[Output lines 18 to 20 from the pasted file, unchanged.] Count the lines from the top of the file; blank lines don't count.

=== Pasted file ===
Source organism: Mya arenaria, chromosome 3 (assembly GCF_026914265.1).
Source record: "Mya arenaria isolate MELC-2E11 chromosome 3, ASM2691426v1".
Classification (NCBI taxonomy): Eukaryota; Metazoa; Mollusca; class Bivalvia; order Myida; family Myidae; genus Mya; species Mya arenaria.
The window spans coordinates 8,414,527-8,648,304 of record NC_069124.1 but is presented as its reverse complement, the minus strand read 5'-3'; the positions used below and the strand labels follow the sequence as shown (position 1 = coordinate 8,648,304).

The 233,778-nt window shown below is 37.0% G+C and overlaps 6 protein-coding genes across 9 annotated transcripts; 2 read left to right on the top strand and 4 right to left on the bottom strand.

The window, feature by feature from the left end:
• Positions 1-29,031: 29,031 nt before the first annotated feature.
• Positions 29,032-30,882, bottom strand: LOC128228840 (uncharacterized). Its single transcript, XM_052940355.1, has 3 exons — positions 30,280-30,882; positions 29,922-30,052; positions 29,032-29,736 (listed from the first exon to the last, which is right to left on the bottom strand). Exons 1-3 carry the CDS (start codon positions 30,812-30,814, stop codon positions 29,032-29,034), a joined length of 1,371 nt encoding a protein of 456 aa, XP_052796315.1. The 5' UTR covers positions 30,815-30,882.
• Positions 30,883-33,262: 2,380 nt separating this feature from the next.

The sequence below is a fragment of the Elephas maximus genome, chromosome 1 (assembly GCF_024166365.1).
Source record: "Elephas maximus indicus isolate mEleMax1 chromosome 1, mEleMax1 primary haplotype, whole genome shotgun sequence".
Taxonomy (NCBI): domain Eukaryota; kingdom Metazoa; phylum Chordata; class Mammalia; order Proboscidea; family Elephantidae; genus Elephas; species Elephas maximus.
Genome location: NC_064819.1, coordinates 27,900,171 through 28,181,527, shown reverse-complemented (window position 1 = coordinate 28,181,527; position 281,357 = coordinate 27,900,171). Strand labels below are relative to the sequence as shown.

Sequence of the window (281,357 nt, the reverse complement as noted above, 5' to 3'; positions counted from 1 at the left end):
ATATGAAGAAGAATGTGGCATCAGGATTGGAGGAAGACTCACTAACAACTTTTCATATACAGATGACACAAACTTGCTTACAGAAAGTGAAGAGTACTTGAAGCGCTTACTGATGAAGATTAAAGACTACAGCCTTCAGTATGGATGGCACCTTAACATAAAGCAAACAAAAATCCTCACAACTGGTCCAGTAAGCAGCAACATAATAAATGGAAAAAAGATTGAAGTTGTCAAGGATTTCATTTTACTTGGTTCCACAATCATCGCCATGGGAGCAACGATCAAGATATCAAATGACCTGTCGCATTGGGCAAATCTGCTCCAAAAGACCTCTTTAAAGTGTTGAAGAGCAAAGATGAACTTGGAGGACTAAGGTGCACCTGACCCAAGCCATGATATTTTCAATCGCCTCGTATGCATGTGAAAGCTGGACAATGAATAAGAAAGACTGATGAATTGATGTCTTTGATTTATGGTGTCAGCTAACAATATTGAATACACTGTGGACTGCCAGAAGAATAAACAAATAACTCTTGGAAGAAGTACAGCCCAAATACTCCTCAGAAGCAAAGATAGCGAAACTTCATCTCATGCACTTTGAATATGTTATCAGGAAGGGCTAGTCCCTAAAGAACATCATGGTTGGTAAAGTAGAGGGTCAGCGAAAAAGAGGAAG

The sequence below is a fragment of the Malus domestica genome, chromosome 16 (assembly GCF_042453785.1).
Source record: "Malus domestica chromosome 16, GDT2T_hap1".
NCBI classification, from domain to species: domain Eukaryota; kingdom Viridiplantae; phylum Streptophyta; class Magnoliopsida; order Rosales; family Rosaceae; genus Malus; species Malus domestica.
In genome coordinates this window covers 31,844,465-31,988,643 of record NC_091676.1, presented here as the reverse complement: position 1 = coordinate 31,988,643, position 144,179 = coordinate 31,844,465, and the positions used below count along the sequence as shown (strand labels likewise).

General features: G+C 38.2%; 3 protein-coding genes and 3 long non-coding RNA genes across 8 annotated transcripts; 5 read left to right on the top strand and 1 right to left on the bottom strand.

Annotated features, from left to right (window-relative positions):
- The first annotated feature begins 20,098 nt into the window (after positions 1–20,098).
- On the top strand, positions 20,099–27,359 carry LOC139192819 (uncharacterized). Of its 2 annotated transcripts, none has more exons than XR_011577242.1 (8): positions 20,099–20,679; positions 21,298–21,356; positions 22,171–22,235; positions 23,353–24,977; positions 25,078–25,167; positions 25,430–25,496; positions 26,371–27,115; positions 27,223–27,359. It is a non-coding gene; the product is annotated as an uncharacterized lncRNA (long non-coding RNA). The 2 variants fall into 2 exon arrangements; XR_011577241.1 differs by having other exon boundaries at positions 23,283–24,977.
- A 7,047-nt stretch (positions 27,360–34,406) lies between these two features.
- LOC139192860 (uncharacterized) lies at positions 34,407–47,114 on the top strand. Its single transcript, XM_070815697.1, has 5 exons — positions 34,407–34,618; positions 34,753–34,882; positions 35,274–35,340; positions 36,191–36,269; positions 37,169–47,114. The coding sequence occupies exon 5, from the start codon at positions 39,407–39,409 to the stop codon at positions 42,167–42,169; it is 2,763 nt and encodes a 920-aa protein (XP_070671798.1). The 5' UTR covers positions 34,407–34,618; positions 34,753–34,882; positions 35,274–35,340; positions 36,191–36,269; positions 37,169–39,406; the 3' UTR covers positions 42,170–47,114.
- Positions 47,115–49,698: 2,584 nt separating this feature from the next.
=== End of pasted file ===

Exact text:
NCBI classification, from domain to species: domain Eukaryota; kingdom Viridiplantae; phylum Streptophyta; class Magnoliopsida; order Rosales; family Rosaceae; genus Malus; species Malus domestica.
In genome coordinates this window covers 31,844,465-31,988,643 of record NC_091676.1, presented here as the reverse complement: position 1 = coordinate 31,988,643, position 144,179 = coordinate 31,844,465, and the positions used below count along the sequence as shown (strand labels likewise).

General features: G+C 38.2%; 3 protein-coding genes and 3 long non-coding RNA genes across 8 annotated transcripts; 5 read left to right on the top strand and 1 right to left on the bottom strand.